Manhattan College has received $330,000 per its allocated fund among the research collaborative team.
The grant will help support a project designed to increase the reliable transmission and storage of renewable energy to account for 4% of total energy use.
Mahmoud Amin, Ph.D., an associate professor of electrical and computer engineering, is the lead principal investigator at Manhattan College. He is working alongside Osama A. Mohammed, Ph.D., distinguished professor and associate dean of research at Florida International University, and Fayez Fahim Mohamed El-Sousy, Ph.D., at Prince Sattam bin Abdulaziz University in Saudi Arabia.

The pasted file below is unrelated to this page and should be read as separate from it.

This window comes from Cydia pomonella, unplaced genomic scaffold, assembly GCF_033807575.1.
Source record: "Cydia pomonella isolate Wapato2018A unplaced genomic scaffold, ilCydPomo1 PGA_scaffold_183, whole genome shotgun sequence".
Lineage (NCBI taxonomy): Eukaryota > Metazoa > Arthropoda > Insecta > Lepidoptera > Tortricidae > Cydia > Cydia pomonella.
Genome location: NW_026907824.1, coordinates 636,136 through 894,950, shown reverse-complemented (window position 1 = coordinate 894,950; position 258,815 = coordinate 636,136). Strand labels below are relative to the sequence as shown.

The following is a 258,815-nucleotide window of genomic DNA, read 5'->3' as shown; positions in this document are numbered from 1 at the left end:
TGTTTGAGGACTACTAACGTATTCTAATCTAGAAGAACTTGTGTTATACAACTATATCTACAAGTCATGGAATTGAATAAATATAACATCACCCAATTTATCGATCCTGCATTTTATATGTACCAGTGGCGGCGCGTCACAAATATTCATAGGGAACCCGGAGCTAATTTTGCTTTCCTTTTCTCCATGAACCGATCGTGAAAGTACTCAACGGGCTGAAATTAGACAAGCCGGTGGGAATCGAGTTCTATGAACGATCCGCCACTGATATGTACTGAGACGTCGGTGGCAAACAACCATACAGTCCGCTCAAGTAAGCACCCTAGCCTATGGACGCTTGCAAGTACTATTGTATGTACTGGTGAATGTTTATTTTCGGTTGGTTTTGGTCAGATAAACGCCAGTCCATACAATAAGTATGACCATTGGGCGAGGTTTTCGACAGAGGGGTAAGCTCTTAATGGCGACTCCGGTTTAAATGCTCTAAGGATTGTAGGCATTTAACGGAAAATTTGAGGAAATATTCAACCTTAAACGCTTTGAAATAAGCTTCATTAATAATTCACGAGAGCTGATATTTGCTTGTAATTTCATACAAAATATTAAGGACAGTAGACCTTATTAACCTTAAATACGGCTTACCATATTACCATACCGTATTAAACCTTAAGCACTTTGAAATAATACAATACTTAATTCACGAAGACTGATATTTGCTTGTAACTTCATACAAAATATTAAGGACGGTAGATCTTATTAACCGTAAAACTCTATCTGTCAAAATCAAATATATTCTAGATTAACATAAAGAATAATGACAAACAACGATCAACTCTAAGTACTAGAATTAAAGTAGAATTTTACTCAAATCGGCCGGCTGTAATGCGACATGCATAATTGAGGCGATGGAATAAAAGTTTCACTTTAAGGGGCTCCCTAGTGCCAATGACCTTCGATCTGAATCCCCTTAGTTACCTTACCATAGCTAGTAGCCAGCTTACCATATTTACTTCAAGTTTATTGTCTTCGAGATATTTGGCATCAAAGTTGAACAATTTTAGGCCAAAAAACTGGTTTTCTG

“With rapid advances in hybrid AC/DC power grids with high penetration of renewable energy, high power energy storage systems (ESSs) have become key solutions to resolve several issues such as reliability and energy efficiency,” the project summary reads. “Therefore, assessing and enhancing ESSs is of utmost importance for the future electricity grid.”
The main goal of this project is to develop a mathematical model for the optimal operation of hybrid energy storage systems (HESSs) that enable high penetration of renewable energy. The modeling strategies will direct the system operator on how to increase storage system participation for providing various types of services, particularly in systems with high levels of renewable energy sources.
The project will discuss potential future research directions to enable generating 9.5 gigawatts of renewable energy with 2.2 gigawatts of energy storage capacity.
The grant is a three-year International Collaboration Grant, titled “Grand Challenge Grant,” sponsored by the Research and Development Office in the Ministry of Education in Saudi Arabia.